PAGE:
In the first few seconds of Starz’s new political drama “Boss,” Mayor Tom Kane (Kelsey Grammer, “Cheers”) of Chicago is diagnosed with a degenerative neurological disorder. In an abandoned Chicago slaughterhouse — chosen for its discretion — a physician meets with the mayor and rambles off a long list of symptoms, sounding much like a commercial for a drug with endless devastating side effects. She gives Kane three to five years to live.
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To kill off the show’s lead character in that first few minutes of a pilot is bold. To have that lead character quote Upton Sinclair in the pilot’s first scene is nothing short of lofty. “Boss” tries hard to impress the audience with its grisly portrayal of municipal politics, but it’s unsuccessful, instead weaving a muddled storyline filled with implausible characters who can go on for long, eloquent monologues that never really say anything.
The few successes of “Boss” rest in the talents of Grammer and the pilot’s director, Gus Van Sant (“Milk”). Grammer proves he can do drama just as well as comedy, committing fully to this complex and disturbing character. Van Sant manages to make the best of a disorganized and strained script, infusing the show with his trademark style of close-ups and slow-motion sequences. But when the camerawork is the most exciting part of a political thriller, there is definitely a problem.
The main failure of “Boss” is its exaggeration of the extent of debauchery in local politics. Yes, it’s easy for the audience to believe that bribery, strong-arming, blackmailing and philandering happen at the city level of politics, and successfully expressing this on television has been done before. HBO’s “The Wire” effectively captured the complexity and corruption in local government. But “Boss” takes the immorality to an extreme, probably for the sake of dark drama and shock value. Forced injection of paralyzers, “Reservoir Dogs”-esque ear-chopping, violence in the mayor’s office — none of the more startling moments of “Boss” ring with any sense of validity.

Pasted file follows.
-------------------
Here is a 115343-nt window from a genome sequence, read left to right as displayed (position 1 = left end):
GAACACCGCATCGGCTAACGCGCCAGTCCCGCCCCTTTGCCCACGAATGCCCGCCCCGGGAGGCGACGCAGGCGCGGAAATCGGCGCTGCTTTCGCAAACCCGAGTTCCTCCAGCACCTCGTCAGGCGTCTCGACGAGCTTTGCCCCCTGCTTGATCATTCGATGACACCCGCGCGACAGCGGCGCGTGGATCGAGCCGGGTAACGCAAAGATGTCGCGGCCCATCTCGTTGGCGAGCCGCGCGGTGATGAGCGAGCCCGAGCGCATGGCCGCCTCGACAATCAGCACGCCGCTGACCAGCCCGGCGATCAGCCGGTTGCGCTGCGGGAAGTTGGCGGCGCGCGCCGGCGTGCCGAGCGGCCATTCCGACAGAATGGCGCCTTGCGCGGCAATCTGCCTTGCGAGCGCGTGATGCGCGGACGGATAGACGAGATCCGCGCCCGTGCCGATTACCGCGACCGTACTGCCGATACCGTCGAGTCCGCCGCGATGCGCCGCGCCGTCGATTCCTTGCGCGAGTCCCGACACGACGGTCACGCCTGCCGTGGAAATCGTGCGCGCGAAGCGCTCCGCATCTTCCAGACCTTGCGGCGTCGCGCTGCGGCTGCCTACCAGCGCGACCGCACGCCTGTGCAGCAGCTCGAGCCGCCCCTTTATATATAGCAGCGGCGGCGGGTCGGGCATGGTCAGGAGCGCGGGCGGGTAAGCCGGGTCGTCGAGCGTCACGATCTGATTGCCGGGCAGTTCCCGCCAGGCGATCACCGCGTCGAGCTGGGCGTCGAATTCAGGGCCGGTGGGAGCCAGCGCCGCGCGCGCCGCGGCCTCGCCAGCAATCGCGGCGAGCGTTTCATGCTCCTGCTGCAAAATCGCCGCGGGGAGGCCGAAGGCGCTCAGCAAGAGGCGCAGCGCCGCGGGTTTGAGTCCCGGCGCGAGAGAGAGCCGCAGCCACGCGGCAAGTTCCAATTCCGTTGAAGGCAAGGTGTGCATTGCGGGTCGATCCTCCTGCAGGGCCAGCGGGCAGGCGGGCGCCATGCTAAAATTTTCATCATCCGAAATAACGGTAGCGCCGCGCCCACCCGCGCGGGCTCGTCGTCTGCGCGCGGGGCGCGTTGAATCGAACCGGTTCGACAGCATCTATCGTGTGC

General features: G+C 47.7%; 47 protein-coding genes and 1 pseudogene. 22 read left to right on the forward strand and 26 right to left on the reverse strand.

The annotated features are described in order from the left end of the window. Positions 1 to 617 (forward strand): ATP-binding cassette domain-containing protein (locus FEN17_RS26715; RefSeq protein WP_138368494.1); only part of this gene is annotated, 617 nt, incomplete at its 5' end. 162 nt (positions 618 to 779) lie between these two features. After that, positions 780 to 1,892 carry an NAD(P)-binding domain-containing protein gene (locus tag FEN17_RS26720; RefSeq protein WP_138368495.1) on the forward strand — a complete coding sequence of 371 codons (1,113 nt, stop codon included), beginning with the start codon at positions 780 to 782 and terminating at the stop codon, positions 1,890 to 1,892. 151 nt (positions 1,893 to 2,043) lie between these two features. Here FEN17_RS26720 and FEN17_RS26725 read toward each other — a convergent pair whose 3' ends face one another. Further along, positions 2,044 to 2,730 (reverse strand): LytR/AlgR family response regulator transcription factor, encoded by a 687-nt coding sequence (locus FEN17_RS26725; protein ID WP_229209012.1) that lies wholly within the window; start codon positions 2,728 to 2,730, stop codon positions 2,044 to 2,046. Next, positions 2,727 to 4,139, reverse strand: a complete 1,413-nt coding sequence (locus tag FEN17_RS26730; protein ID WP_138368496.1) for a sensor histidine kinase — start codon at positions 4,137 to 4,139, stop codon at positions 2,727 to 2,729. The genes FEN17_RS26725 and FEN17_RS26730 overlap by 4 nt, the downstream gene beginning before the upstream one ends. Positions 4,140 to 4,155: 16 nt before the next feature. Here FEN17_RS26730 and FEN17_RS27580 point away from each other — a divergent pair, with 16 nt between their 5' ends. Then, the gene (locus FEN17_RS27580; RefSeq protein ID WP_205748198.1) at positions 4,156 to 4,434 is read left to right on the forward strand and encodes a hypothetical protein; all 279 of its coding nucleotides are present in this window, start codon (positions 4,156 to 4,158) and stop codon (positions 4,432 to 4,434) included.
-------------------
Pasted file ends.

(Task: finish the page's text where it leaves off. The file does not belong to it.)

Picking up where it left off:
Likewise, the characters of “Boss” seem forced and unrealistic. The writers of the show lean quite heavily on the ever-growing idea that audiences love anti-heroes and lead characters who would be completely unlovable in the real world. This movement began with Tony Soprano but has been perpetuated by recent dramatic characters like Don Draper, Walter White and Dexter Morgan, who capture the hearts of television viewers despite questionable morals and motives. But again, the writers of “Boss” outdo themselves. Kane is painted as a horrible, erratic tornado of a man. His only real emotional attachment appears to be to his daughter Emma (Hannah Ware, “Shame”), but even his attempts to contact her are not enough to convince anyone Kane is worth rooting for.
The other characters of “Boss” have the potential to become interesting and dynamic, but they feel contrived in the pilot. Kane’s wife Meredith (Connie Nielsen, “Gladiator”), with her frosty tone and manipulative behavior, makes Betty Draper look like a ray of sunshine. Emma is the only character who piques any sort of curiosity. She appears to be estranged from both of her parents and works as a nurse at a free clinic. Oh yeah, and she might be a drug addict. The writers haven’t made this twist convincing enough yet, and it’s doubtful Emma is the new Jackie Peyton.
If the writers focus on developing their characters more and making the storylines more natural and believable, “Boss” has the potential to develop into a fascinating dramatic exposé of municipal politics and city corruption. Grammer can pull off a twisted character, but the writers need to find something to make him at least a little redeemable and relatable if they want the audience to care.